One collection that fascinated everyone that saw it was my grandfather’s trophy room. Of course, a proper trophy room is considered a collection, as it has numbers of wild beasts on display representing the best and strongest of their species.

And Papa had just that. There were over 90 trophy animals on display, and it was better than a zoo. You didn’t have to wonder if the creature was napping or behind the scenes in a cage. They were right there, in arm’s length, and you could see every minor detail of the magnificence of the creature.

And that brings me back to my original question. Does the younger generation have collections they focus large amounts of time and research on in order to build it? Not video game collections, but actual display and show type?

Maybe this extra time we have right now would be a good time to get the family together and start one.

Monday, April 13, 2020

Backyard camping.

COVID-19 can cause sore throats, hacking dry coughs, and headaches as some of its symptoms. It can cause anxiety, anger, loneliness, concern, and a bit of stir-craziness, especially if kids are stuck in the home as well.

When I was a wee bit of a young’un, I think around three years old or so, I stayed at my Aunt Sue’s house overnight. I was the oldest of the cousins on that side of the family, and Sue hadn’t sprouted any offspring as of yet, so I was kind of the family novelty. At least, that is the way I like to remember it.

Sue had a train track that ran behind the house, and I was fascinated with the rumble of the ground, the low-pitched horn, and the massive size of the long locomotives hauling various goods. 

That night, Aunt Sue pitched a tent in her back yard. To the best of my memory, and anyone trying to remember just a few weeks back can attest to this, my memory may not have all the details correct, but as said, to the best of it, we had peanut butter sandwiches while sitting in the tent. We probably drank some sort of Kool-Aid, cherry, strawberry or grape in all likelihood.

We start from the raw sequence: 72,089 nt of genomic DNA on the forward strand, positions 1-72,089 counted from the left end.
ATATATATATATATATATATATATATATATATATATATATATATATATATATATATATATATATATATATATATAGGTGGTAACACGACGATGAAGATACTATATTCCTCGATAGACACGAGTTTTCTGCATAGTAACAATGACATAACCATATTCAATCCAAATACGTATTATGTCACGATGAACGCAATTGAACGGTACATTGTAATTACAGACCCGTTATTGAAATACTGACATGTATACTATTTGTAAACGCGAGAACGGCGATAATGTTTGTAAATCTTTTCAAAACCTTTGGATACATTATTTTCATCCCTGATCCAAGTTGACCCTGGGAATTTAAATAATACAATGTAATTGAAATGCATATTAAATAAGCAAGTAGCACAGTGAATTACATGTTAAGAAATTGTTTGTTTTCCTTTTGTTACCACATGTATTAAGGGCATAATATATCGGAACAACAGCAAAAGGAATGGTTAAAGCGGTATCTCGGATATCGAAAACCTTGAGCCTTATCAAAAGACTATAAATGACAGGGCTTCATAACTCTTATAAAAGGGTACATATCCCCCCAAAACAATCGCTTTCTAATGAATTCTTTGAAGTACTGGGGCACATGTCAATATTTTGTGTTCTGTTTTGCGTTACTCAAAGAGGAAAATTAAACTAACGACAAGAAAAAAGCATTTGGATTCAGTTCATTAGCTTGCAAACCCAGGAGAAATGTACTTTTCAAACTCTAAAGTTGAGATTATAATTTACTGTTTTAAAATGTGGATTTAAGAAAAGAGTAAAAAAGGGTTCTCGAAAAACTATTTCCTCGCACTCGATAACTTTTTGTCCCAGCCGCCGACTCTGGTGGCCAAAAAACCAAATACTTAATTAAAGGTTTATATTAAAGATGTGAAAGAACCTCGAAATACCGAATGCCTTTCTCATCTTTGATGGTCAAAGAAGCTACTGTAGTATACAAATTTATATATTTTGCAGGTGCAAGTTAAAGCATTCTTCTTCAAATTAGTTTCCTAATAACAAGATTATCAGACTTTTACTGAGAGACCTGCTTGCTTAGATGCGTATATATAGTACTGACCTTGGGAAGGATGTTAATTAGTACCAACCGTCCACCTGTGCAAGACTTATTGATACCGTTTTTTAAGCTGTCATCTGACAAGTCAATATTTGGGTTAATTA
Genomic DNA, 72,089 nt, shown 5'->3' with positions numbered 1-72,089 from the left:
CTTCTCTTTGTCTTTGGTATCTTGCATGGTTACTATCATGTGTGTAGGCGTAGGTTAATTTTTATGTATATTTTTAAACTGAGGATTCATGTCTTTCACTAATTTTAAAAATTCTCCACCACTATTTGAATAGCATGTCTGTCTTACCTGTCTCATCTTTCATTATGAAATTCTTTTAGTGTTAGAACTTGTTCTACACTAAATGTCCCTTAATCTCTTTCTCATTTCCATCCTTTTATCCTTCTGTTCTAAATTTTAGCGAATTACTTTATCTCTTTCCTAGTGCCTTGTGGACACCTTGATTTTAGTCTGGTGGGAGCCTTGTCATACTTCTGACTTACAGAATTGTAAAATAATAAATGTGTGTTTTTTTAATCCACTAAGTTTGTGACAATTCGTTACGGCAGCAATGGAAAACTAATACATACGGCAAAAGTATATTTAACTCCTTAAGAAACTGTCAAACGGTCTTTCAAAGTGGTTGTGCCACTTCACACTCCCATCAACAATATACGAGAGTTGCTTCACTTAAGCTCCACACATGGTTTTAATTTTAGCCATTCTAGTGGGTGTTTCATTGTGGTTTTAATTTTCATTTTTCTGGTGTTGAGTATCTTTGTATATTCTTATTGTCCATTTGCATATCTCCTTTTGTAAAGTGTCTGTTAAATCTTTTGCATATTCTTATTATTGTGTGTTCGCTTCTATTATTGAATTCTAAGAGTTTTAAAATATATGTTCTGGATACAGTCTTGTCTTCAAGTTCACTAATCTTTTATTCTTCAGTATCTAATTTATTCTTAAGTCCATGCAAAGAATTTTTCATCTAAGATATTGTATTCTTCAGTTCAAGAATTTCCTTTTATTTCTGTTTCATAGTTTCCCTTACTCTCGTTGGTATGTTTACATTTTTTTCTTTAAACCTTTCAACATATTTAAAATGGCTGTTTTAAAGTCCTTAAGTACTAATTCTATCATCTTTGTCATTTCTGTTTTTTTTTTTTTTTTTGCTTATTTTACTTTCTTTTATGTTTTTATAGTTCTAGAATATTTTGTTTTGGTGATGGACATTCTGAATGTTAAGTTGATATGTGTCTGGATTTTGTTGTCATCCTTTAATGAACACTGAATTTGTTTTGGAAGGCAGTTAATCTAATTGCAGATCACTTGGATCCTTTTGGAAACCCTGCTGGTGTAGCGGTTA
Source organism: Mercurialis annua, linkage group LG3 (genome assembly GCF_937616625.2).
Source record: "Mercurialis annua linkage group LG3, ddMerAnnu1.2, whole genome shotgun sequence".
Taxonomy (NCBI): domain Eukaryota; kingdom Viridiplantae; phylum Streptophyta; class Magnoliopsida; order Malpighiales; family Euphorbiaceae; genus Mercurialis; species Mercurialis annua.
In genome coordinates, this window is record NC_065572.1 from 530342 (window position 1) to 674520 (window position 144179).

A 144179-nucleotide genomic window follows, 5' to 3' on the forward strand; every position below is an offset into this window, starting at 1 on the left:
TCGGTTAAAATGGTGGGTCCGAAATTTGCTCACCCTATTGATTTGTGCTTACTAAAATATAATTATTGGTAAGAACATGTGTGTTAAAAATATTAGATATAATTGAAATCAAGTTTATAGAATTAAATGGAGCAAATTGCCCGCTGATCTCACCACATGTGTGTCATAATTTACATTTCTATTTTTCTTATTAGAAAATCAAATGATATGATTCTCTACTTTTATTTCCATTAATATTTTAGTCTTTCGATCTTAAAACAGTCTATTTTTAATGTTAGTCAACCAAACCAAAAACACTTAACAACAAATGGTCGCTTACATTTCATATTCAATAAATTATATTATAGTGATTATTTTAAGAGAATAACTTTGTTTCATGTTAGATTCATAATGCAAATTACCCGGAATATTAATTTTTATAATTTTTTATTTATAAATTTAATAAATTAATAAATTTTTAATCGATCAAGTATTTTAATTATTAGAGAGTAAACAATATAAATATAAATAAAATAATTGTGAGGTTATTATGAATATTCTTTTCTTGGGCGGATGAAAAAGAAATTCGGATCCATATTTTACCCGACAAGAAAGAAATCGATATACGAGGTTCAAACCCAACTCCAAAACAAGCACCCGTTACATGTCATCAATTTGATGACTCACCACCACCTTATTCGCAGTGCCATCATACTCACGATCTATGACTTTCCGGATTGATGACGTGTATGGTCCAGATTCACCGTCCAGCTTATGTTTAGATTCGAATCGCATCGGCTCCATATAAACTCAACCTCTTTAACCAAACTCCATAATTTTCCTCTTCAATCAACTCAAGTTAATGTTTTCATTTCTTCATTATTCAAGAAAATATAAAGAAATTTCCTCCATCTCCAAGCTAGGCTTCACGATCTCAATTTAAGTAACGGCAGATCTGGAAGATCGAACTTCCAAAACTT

I also thing we had some type of snack as well. Maybe some Nabs as we called them back then. But whatever it was, it was memorable and exciting enough for me to still think back on it some 47 years later.

We had a flashlight and would shine it around the yard, looking for bears and tigers I am sure. Every now and then a lightning bug would flicker its little yellow/green beacon as if it were responding to our light.

And then I felt the rumble. I heard the metal on metal of the train on the tracks. The horn blasted. Yes, as a three-year-old, I was pretty much in Heaven for toddlers.

I bring this short story up for a reason. We are all mostly in some type of lockdown. Yes, the type of confinement varies county to county and town to town, but we have all been asked to stay put, with little public interaction.

Remember those kids I mentioned in the opening to this column? Now is the time to make some memories such as the one that stuck with me so long.

Take a tent and pitch it in the yard. Boredom for a youngster will go away immediately! Take a coupe of hot dogs and some chips and a lantern or flashlight. Roast the hot dogs over an open flame. East them by hand with no bun. Take the lights and sweep through the tree branches and leaves looking for squirrels, or even bears and tigers.

Don’t have kids? It doesn’t matter. Break the routine. You don’t have to go to some vast wilderness to create your own mini adventure.

And while you are out there, share a few ghost stories, or maybe reminisce about your first-time camping, even if it was in the backyard.